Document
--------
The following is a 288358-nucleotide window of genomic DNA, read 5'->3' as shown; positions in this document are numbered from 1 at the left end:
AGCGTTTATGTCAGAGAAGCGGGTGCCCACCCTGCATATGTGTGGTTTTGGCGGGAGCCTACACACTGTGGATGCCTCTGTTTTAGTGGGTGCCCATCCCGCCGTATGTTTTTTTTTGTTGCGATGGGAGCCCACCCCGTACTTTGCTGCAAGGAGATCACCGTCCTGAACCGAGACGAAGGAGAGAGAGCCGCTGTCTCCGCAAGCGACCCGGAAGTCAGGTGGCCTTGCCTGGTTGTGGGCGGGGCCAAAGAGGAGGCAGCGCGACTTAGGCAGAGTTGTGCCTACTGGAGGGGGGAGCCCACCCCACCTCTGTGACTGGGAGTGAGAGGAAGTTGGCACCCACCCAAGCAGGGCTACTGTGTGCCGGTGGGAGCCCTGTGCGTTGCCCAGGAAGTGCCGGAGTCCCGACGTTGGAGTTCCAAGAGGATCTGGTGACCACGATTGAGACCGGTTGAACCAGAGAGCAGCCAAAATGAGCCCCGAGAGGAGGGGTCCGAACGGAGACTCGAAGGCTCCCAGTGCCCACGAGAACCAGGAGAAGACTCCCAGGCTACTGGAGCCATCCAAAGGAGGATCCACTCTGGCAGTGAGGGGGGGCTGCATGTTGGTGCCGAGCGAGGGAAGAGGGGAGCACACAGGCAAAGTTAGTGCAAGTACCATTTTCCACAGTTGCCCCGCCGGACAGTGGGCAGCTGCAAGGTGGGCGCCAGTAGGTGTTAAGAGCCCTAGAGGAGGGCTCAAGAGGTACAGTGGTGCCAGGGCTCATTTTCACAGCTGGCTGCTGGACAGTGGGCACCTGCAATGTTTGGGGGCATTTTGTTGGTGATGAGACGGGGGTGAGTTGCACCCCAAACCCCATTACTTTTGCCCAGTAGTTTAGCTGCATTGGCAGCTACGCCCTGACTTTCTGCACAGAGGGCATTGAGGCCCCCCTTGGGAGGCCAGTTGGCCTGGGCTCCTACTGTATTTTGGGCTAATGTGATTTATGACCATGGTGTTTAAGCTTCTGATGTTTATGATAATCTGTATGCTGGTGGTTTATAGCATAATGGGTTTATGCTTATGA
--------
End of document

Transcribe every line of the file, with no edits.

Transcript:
The following is a 288358-nucleotide window of genomic DNA, read 5'->3' as shown; positions in this document are numbered from 1 at the left end:
AGCGTTTATGTCAGAGAAGCGGGTGCCCACCCTGCATATGTGTGGTTTTGGCGGGAGCCTACACACTGTGGATGCCTCTGTTTTAGTGGGTGCCCATCCCGCCGTATGTTTTTTTTTGTTGCGATGGGAGCCCACCCCGTACTTTGCTGCAAGGAGATCACCGTCCTGAACCGAGACGAAGGAGAGAGAGCCGCTGTCTCCGCAAGCGACCCGGAAGTCAGGTGGCCTTGCCTGGTTGTGGGCGGGGCCAAAGAGGAGGCAGCGCGACTTAGGCAGAGTTGTGCCTACTGGAGGGGGGAGCCCACCCCACCTCTGTGACTGGGAGTGAGAGGAAGTTGGCACCCACCCAAGCAGGGCTACTGTGTGCCGGTGGGAGCCCTGTGCGTTGCCCAGGAAGTGCCGGAGTCCCGACGTTGGAGTTCCAAGAGGATCTGGTGACCACGATTGAGACCGGTTGAACCAGAGAGCAGCCAAAATGAGCCCCGAGAGGAGGGGTCCGAACGGAGACTCGAAGGCTCCCAGTGCCCACGAGAACCAGGAGAAGACTCCCAGGCTACTGGAGCCATCCAAAGGAGGATCCACTCTGGCAGTGAGGGGGGGCTGCATGTTGGTGCCGAGCGAGGGAAGAGGGGAGCACACAGGCAAAGTTAGTGCAAGTACCATTTTCCACAGTTGCCCCGCCGGACAGTGGGCAGCTGCAAGGTGGGCGCCAGTAGGTGTTAAGAGCCCTAGAGGAGGGCTCAAGAGGTACAGTGGTGCCAGGGCTCATTTTCACAGCTGGCTGCTGGACAGTGGGCACCTGCAATGTTTGGGGGCATTTTGTTGGTGATGAGACGGGGGTGAGTTGCACCCCAAACCCCATTACTTTTGCCCAGTAGTTTAGCTGCATTGGCAGCTACGCCCTGACTTTCTGCACAGAGGGCATTGAGGCCCCCCTTGGGAGGCCAGTTGGCCTGGGCTCCTACTGTATTTTGGGCTAATGTGATTTATGACCATGGTGTTTAAGCTTCTGATGTTTATGATAATCTGTATGCTGGTGGTTTATAGCATAATGGGTTTATGCTTATGA